Army Arrangement is about Nigeria’s attempt at ‘democracy’ in 1979 after more than a decade of military rule. In 1970, Nigeria emerged from a three-year Biafra civil war with the largest standing army in black Africa, no financial debts – careering along on at least two million barrels of sulphur-low oil, pumped daily into the world market. With such revenue invested prudently in the Nigerian economy, there should be no reason for any Nigerian to live below the poverty line. However, with persistent scandals of corruption as the standard in every administration since independence, the army has lost all credibility to effect any change in the system. Especially since the arrival of the military in the political arena created the illusion of a peaceful ‘democratic’ participation in government. With the daily running of government carried out by civilians who reported to military bosses, Fela, I this song, calls on the people to be bold enough to criticize the government, because fear of the man with the gun would not put an end to the sufferings of the masses, who eventually pay for government mismanagement. He points to the foreign exchange scandal that prompted the military regime to arrest highly placed Nigerians. Most of them were tried and sentenced to jail terms ranging from five to fifteen years. But with the change from military to civil rule, most of the jailed socialites were released by the new administrations – a preview organized by the departing military regime that Fela accuses. Turning to the election issue and how the military manipulated the country by eliminating young political movements like The Movement Of The People (MOP) calling for a change in the system. Fela points to the fact that the military handed power to the same elite politicians who prompted the army to seize power earlier. He concludes that it is an arrangement dating from the ex-colonial rulers, who put the military in place to do their dirty work, and calls the whole political maneuver Army Arrangement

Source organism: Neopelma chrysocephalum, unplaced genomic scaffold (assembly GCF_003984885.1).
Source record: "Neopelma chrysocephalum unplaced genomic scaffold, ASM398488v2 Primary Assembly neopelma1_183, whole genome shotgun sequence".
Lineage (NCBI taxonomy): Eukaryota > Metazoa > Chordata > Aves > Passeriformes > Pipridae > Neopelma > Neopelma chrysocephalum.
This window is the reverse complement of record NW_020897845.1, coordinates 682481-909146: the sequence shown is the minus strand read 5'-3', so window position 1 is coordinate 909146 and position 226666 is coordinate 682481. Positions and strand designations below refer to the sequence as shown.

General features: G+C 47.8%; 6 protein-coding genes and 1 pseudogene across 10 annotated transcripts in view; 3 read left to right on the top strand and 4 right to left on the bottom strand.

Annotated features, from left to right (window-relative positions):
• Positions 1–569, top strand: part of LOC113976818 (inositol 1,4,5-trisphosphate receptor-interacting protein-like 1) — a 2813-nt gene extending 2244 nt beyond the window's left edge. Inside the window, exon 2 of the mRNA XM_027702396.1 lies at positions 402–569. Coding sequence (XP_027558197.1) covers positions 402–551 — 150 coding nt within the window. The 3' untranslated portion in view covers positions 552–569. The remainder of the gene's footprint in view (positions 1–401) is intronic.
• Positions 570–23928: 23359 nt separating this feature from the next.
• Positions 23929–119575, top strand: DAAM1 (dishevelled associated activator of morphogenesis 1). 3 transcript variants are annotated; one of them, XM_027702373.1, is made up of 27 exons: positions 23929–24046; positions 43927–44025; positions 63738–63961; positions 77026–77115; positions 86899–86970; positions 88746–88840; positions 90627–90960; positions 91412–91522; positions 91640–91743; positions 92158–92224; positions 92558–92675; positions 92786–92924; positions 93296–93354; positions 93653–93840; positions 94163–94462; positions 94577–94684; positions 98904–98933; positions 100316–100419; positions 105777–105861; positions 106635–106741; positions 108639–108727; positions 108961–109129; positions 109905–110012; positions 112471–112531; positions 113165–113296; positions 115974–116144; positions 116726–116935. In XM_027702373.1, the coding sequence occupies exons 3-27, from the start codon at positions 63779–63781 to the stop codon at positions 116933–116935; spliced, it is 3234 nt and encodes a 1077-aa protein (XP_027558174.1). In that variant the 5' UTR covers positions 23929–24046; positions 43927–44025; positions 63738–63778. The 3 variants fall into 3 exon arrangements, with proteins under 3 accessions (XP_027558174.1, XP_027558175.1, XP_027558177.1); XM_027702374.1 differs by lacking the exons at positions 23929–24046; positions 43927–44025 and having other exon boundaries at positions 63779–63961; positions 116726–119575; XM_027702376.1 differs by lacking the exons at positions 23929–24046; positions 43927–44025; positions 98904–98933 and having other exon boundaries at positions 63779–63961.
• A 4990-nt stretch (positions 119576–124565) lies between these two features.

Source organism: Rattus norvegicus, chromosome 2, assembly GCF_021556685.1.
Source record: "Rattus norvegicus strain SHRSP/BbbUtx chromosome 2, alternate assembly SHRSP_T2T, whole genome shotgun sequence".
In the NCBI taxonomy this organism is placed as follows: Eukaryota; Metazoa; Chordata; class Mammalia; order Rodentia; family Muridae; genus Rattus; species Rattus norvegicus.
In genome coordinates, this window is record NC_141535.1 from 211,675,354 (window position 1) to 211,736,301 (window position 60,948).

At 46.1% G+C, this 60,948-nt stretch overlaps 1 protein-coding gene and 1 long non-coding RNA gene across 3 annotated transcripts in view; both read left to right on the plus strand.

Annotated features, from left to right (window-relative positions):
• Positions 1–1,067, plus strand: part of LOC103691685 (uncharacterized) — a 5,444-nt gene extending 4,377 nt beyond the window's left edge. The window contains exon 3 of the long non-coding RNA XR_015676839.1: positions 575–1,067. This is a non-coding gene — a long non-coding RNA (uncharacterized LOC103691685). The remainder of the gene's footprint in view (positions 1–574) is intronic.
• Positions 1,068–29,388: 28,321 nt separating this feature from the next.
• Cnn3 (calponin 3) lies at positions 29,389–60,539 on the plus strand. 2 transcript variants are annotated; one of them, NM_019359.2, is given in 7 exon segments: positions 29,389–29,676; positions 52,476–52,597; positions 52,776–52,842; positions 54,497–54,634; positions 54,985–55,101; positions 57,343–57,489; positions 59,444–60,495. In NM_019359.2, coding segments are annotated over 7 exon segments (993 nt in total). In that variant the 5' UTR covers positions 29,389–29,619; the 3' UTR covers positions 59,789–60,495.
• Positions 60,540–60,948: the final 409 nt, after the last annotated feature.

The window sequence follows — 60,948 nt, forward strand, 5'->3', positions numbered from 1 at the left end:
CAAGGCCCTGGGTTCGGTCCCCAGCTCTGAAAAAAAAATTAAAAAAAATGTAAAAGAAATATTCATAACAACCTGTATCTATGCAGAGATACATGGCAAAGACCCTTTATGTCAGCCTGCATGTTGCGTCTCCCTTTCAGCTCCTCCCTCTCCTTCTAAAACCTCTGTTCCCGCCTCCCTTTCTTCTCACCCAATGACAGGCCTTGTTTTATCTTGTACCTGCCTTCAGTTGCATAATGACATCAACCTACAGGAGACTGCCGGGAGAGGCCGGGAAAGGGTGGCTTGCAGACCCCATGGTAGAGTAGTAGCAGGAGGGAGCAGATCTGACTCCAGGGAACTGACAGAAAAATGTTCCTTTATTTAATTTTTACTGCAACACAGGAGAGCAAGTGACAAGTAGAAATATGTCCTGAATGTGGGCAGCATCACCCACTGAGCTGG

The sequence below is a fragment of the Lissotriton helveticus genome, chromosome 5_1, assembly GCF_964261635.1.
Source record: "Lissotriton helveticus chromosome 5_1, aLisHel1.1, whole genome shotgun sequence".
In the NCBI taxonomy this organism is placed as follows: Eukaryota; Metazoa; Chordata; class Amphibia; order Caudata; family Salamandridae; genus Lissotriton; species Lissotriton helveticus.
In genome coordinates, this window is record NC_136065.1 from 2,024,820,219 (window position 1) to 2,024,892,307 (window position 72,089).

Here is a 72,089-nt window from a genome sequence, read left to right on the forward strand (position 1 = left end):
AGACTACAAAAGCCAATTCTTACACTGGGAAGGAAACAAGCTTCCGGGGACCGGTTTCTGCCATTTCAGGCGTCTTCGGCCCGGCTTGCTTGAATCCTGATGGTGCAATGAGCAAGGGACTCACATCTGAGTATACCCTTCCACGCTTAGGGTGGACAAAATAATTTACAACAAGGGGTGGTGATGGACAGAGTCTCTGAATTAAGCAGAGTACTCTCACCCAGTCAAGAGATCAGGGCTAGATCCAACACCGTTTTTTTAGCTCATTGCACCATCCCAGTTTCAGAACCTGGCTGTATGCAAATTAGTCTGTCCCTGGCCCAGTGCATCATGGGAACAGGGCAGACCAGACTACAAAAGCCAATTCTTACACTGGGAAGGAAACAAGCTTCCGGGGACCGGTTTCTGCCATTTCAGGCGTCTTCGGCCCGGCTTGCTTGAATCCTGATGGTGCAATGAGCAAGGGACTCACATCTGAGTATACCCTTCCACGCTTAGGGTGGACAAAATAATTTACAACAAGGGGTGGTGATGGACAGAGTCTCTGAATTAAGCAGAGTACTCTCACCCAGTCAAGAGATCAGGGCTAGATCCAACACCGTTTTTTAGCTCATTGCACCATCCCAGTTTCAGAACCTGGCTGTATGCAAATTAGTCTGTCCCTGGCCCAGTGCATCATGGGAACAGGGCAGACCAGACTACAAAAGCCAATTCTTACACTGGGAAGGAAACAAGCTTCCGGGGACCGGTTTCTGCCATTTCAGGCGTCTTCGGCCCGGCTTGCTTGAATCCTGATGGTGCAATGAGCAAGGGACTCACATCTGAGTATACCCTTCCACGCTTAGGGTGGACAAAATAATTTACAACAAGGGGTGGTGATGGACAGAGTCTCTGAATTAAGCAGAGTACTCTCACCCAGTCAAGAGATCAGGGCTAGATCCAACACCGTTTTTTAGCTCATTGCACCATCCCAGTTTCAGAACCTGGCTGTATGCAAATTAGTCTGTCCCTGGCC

Government Chicken Boy

Government chicken boy are what you could call ‘establishment boys’- believers of the establishment and the system. Fela compares them with the chicken, crowing at dawn like an alarm clock, waking people for the day’s job ahead. He sings: ‘…su! su! we dey chase chicken him dey run! Him go try to fly! Him go land with him mouth! Him mouth go dey drag for ground! Gerere! Gerere….!’. Government Chicken boy, like the chicken, could be chased away from the grain at will an recalled back to share the same grain again. Like tools of the system, they can be dispensed with at will. Fela says if you ask him where to find ‘government chicken boy’ – the answer is in government ministries and establishments, civil servants, police, army, commissioner, minister, and the president. The news media he also calls ‘government chicken boys’ because of the way they depend on Western sources of information. He also criticizes their organization structures and ethic – which he regards as not just a carbon copy of Western news media, but a poor imitation of them. Finally, Fela says that among these ‘government chicken boys’, you find some good people and bad people. For the good people, it is a big fight ‘na wahala’ for them to stay up-right and give good advice, but for the bad people have a disease called ‘shaky-shaky’. They are always trying to please the master even if they know he is doing the wrong thing – like chicken, they shake and say yes to everything.

Written by Mabinuori Kayode Idowu